Secular Stagnation: Determinants and Consequences for Australia

36 Pages Posted: 7 Dec 2017

See all articles by Grace Taylor

Grace Taylor

Business School, University of Western Australia

Rod Tyers

Australian National University (ANU) - School of Economics; The University of Western Australia - Department of Economics

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Date Written: December 2017

Abstract

Slack OECD economic performance and weaker macroeconomic policy support Summers's reuse of the phrase ‘secular stagnation’. Globalisation has redirected growth towards emerging economies, and anticipated rates of return on investment are impaired by perceived risk, institutionalised risk aversion, ageing and dependency, declining commitments to public investment and research and development with rising shares directed to health, retained trade distortions, industrial concentration and slower human capital accumulation, not to mention unexpected global abundance of fossil fuels and a slower Chinese economy. The information and literature supporting these concerns is reviewed and implications for global and Australian policy are inferred.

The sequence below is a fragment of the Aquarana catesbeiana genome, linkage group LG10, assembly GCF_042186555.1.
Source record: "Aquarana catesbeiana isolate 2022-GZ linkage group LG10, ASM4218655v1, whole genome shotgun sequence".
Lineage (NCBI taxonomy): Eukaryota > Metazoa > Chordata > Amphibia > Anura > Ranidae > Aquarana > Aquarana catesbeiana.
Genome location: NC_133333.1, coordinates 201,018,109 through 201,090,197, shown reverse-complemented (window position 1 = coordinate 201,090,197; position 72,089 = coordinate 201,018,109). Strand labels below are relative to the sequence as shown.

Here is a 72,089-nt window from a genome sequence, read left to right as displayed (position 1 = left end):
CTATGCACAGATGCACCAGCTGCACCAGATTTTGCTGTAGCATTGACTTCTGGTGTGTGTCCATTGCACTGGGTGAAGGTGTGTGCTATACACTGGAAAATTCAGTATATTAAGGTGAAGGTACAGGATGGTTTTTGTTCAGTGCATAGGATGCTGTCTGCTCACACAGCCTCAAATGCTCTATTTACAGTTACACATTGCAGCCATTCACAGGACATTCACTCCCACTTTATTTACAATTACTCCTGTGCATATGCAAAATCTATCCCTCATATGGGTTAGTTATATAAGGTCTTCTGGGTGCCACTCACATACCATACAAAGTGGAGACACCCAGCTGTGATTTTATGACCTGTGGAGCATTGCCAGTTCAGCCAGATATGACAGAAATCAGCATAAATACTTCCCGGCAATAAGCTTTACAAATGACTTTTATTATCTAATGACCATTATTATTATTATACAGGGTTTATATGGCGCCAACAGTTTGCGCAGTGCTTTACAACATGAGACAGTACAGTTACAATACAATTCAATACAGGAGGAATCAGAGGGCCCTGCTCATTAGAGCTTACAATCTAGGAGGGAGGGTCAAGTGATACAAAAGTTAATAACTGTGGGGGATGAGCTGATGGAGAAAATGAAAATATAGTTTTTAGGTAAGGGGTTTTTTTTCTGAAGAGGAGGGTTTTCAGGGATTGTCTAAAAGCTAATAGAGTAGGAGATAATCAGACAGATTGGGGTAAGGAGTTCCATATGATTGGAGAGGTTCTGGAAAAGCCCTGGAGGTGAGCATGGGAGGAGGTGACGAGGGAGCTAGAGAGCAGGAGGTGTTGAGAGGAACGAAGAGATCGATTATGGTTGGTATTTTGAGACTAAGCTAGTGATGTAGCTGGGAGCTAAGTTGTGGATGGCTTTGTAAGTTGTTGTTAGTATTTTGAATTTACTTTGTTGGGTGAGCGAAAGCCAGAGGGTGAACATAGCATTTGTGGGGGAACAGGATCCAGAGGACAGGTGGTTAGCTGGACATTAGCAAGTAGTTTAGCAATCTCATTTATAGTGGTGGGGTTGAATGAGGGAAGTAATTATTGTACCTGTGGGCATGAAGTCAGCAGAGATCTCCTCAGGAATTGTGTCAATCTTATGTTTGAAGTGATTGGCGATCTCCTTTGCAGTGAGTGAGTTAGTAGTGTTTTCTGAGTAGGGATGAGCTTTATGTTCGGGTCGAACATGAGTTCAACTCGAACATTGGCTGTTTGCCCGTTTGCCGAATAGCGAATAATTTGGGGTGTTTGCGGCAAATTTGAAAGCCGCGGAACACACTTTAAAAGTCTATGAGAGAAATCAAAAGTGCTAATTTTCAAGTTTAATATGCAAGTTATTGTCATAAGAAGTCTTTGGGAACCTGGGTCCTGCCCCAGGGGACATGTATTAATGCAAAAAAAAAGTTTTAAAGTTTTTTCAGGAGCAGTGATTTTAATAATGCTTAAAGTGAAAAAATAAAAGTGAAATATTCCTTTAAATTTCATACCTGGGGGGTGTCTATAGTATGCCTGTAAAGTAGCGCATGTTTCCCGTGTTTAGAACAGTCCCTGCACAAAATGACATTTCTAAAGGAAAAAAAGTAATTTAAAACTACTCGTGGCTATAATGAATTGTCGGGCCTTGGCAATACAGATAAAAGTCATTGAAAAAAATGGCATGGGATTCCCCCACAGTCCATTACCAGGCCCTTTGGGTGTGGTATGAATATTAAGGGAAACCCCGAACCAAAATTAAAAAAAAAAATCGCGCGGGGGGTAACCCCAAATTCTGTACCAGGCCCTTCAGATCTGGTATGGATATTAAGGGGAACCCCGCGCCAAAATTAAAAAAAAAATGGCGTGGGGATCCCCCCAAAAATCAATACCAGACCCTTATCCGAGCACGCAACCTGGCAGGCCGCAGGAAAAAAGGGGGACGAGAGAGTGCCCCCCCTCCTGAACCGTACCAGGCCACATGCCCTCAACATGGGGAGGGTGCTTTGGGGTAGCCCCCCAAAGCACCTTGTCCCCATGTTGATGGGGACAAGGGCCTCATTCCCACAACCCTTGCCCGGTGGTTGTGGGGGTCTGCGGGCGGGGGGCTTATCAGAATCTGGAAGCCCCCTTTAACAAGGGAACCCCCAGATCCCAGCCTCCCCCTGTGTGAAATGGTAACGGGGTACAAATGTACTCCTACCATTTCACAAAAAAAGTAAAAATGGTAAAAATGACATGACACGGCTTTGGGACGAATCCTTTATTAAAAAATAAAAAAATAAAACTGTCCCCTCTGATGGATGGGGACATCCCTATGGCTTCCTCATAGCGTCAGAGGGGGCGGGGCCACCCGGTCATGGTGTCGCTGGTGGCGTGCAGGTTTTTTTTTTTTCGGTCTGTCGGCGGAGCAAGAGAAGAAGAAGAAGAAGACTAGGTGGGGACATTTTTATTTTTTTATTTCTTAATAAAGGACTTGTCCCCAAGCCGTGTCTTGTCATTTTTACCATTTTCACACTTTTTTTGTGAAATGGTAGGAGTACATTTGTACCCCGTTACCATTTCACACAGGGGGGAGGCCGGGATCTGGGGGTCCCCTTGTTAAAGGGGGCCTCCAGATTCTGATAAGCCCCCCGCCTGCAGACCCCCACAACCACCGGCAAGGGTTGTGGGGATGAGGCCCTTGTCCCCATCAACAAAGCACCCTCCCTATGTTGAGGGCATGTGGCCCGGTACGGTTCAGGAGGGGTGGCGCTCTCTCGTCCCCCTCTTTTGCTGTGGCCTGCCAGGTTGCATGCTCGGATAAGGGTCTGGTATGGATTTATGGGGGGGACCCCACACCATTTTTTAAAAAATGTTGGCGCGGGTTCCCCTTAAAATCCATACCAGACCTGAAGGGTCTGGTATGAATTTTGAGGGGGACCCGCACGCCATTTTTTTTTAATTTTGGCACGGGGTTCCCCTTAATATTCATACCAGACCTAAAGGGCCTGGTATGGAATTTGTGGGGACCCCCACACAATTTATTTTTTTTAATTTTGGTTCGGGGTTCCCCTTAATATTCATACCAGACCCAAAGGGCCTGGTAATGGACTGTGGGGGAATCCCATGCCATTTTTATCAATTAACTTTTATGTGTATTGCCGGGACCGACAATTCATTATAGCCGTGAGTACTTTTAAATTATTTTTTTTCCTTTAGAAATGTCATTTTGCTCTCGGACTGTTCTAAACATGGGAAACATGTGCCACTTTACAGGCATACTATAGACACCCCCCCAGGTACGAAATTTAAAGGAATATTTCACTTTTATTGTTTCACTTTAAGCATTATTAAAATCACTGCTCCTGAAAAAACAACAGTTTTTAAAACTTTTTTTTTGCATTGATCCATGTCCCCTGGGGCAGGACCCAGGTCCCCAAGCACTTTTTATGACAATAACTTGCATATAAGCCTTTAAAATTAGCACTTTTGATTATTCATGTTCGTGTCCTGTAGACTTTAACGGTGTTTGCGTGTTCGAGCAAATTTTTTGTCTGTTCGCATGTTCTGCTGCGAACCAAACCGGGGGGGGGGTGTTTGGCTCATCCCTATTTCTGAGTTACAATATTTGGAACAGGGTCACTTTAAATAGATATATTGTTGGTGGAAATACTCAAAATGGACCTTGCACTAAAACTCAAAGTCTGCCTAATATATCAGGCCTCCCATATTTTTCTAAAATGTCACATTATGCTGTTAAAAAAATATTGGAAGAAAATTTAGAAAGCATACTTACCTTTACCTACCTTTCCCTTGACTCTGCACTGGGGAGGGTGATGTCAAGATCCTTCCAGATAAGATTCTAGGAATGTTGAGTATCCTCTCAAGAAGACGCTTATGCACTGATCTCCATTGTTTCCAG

Suggested Citation

Taylor, Grace and Tyers, Rod, Secular Stagnation: Determinants and Consequences for Australia (December 2017). Economic Record, Vol. 93, Issue 303, pp. 615-650, 2017, Available at SSRN: https://ssrn.com/abstract=3083177 or http://dx.doi.org/10.1111/1475-4932.12357

Grace Taylor (Contact Author)

Business School, University of Western Australia ( email )

35 Stirling Highway
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AUSTRALIA

Rod Tyers

Australian National University (ANU) - School of Economics ( email )

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Australian National University
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Australia
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The University of Western Australia - Department of Economics ( email )

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Crawley, Western Australia 6009
Australia
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HOME PAGE: http://www.business.uwa.edu.au/school/staff-profiles?type=profile&dn=cn%3DRodney%20Tyers%2Cou%3DEcon

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